Photographer Edward Weston said, “Photography suits the temper of this age – of active bodies and minds. It is a perfect medium for one whose mind is teeming with ideas, imagery, for a prolific worker who would be slowed down by painting or sculpting, for one who sees quickly and acts decisively, accurately.”
I included that quote because the words “temper of this age” to me seem perfect for both the time we are living in and, if you looked at the accompanying image, long time photographers enjoying a rebirth in this exciting medium.
There is not much that I enjoy more than spending time with other photographers. Whether it is pointing my camera at some subject, or just hanging out talking about any and all things photography, it is always a good time.
I don’t remember when it started exactly, but some years ago several photographers started hanging out Thursday mornings at my shop. The discussions, over coffee and doughnuts and are usually about photography, are more often then not lively and heated disagreements are not at all unusual.
After all, like the medium of photography itself, photographers each come with their own personal views of how and what should be photographed and which camera best accomplishes those personal views.
It’s that diversification of opinion that keeps me interested and, I guess, entertained, and I admit I really look forward to Thursday mornings, with the sometimes filled with talk and sometimes photography sessions with a makeshift studio in the large meeting area behind the space I rent.
The numbers change. There are days with only two or three, like the accompanying picture, while other times the only room left for anyone is to stand behind the equipment counters.
I only open on Thursday, Friday and for a half-day on Saturday, except for when I host my Saturday morning mini-sessions, and my store sells anything photographic I can find. The term “used” is my preference, but with the interest in studio type photography in the last few years, I have been searching out off-camera lighting equipment distributors more and more.
I meet lots of photographers that claim to be passionate about photography. I don’t know if passionate is a word I would easily use for myself. I guess I could say the words of Master photographer, Wynn Bullock, best describe my feelings about photography when he said, “I decided to become a photographer because it offered a means of creative thought and action. I didn’t rationalize this, I just felt it intuitively and followed my intuition, which I have never regretted.”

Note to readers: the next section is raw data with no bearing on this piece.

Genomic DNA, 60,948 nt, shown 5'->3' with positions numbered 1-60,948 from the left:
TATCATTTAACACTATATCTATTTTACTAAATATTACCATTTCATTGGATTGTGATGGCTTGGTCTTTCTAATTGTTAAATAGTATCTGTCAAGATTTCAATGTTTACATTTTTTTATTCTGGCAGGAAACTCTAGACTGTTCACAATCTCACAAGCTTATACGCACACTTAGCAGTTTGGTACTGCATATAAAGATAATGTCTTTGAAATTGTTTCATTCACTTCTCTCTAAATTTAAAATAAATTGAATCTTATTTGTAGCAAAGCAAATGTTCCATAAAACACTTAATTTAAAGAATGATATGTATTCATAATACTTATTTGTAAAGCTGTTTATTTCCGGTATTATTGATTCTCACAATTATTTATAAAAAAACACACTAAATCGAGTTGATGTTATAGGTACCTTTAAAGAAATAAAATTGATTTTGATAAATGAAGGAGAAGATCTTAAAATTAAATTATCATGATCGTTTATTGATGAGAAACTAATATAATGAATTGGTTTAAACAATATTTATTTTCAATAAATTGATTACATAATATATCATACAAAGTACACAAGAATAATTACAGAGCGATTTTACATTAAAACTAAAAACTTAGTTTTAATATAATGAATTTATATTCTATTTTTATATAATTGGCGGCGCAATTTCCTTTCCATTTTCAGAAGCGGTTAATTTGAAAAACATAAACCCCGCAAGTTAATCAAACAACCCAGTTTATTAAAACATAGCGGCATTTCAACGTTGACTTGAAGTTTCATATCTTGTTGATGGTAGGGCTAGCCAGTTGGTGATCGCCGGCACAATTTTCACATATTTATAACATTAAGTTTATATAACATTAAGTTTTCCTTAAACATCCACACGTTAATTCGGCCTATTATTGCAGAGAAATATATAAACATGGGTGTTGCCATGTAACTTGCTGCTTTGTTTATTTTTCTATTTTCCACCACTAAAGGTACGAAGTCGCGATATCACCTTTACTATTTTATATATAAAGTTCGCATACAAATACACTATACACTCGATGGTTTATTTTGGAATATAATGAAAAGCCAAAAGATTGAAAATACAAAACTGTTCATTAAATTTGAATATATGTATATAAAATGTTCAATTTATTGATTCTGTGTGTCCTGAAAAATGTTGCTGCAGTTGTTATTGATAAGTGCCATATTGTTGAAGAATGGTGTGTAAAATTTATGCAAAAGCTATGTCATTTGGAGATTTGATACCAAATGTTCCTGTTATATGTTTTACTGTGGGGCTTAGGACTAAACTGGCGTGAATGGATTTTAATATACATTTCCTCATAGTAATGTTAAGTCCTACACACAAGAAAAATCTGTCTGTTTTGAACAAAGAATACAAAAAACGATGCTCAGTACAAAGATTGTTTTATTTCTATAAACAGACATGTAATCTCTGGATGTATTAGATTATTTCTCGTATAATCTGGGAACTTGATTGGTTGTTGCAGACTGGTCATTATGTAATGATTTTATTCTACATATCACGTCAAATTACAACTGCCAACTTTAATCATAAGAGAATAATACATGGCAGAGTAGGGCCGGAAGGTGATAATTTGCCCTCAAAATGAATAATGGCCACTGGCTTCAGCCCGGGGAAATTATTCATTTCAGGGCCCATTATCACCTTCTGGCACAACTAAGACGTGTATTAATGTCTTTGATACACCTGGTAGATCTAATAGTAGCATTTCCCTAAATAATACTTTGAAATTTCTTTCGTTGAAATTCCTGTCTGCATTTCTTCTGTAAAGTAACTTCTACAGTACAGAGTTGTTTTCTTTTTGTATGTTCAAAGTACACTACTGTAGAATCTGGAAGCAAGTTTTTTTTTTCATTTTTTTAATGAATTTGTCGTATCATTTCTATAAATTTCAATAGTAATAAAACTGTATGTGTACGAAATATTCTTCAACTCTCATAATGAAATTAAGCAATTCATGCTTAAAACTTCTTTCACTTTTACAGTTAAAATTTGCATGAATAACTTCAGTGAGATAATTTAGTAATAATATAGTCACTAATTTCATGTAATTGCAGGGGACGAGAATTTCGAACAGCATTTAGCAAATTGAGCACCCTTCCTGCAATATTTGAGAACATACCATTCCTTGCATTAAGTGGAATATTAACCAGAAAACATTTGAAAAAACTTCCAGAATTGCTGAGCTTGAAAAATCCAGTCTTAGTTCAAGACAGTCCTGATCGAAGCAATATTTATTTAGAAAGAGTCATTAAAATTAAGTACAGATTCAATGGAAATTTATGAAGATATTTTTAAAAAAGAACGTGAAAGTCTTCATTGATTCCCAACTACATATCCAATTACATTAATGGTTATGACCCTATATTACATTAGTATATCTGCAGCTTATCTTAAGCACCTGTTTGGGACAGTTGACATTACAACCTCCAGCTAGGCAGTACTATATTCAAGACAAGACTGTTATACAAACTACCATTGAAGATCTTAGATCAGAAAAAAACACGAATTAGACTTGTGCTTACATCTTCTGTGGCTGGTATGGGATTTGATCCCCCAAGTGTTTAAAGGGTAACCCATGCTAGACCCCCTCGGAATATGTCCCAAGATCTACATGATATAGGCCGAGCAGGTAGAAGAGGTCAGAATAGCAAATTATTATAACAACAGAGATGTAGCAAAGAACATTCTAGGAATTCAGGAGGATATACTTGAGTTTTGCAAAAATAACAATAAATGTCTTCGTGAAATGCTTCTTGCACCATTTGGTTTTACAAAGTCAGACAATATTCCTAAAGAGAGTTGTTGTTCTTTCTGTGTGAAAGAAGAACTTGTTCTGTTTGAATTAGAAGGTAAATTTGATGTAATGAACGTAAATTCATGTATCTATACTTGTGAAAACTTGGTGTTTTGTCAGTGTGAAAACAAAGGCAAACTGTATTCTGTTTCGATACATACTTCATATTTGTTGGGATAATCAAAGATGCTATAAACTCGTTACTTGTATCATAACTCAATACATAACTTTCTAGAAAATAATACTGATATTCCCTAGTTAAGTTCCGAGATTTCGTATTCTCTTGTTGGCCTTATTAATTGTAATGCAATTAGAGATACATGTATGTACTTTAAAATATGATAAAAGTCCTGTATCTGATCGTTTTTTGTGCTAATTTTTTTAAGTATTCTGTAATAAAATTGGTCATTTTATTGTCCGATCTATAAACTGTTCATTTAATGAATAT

I could easily hide away in a studio and did for years let clients take up all my time. But now I prefer to keep my options and interest open regarding my subjects and photograph everything, no matter what, with the same intensity.
As I wrote in the beginning, there is not much that I enjoy than spending time with other photographers. And my shop certainly isn’t the usual kind of camera store. Yes, there are glass counters filled with all sorts of used photography equipment and some shelves with bags and unusual items. There are tripods and light stands blocking the window and sometimes a box or two marked “free stuff” and pictures are hanging on the walls or standing on shelves.
Things change; I never am sure what I have for customers used to those big stores that always stock their shelves with the same items. But one entering will, of course, find chairs for sitting on and talking from. People asking me questions about anything photo-related will find their time well spent, and if they see something interesting I’ll actually go behind the counter, but usually my favourite location is sitting on the other side talking with other photographers about photography.
I always welcome comments. Thank you, John
My website is at www.enmanscamera.com